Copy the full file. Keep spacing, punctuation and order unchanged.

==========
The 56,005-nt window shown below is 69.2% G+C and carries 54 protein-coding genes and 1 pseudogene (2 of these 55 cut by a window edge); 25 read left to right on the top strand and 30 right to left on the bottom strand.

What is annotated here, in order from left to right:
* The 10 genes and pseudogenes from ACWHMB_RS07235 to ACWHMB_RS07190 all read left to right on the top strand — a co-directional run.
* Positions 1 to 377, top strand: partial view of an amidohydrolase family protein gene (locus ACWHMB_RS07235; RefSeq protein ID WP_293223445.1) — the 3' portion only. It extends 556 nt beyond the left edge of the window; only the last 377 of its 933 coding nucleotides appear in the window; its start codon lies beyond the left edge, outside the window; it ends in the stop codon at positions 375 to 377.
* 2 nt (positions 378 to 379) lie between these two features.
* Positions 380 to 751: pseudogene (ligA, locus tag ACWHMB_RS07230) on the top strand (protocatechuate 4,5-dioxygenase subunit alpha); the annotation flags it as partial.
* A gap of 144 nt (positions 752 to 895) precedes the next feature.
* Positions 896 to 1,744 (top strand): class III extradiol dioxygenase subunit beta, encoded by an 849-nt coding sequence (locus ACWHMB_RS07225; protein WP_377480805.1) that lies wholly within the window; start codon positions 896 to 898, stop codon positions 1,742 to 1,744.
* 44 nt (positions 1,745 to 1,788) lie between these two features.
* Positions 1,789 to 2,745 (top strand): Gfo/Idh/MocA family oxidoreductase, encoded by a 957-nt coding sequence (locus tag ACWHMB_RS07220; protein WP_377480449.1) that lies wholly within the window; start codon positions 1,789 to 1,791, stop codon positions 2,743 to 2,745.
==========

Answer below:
The 56,005-nt window shown below is 69.2% G+C and carries 54 protein-coding genes and 1 pseudogene (2 of these 55 cut by a window edge); 25 read left to right on the top strand and 30 right to left on the bottom strand.

What is annotated here, in order from left to right:
* The 10 genes and pseudogenes from ACWHMB_RS07235 to ACWHMB_RS07190 all read left to right on the top strand — a co-directional run.
* Positions 1 to 377, top strand: partial view of an amidohydrolase family protein gene (locus ACWHMB_RS07235; RefSeq protein ID WP_293223445.1) — the 3' portion only. It extends 556 nt beyond the left edge of the window; only the last 377 of its 933 coding nucleotides appear in the window; its start codon lies beyond the left edge, outside the window; it ends in the stop codon at positions 375 to 377.
* 2 nt (positions 378 to 379) lie between these two features.
* Positions 380 to 751: pseudogene (ligA, locus tag ACWHMB_RS07230) on the top strand (protocatechuate 4,5-dioxygenase subunit alpha); the annotation flags it as partial.
* A gap of 144 nt (positions 752 to 895) precedes the next feature.
* Positions 896 to 1,744 (top strand): class III extradiol dioxygenase subunit beta, encoded by an 849-nt coding sequence (locus ACWHMB_RS07225; protein WP_377480805.1) that lies wholly within the window; start codon positions 896 to 898, stop codon positions 1,742 to 1,744.
* 44 nt (positions 1,745 to 1,788) lie between these two features.
* Positions 1,789 to 2,745 (top strand): Gfo/Idh/MocA family oxidoreductase, encoded by a 957-nt coding sequence (locus tag ACWHMB_RS07220; protein WP_377480449.1) that lies wholly within the window; start codon positions 1,789 to 1,791, stop codon positions 2,743 to 2,745.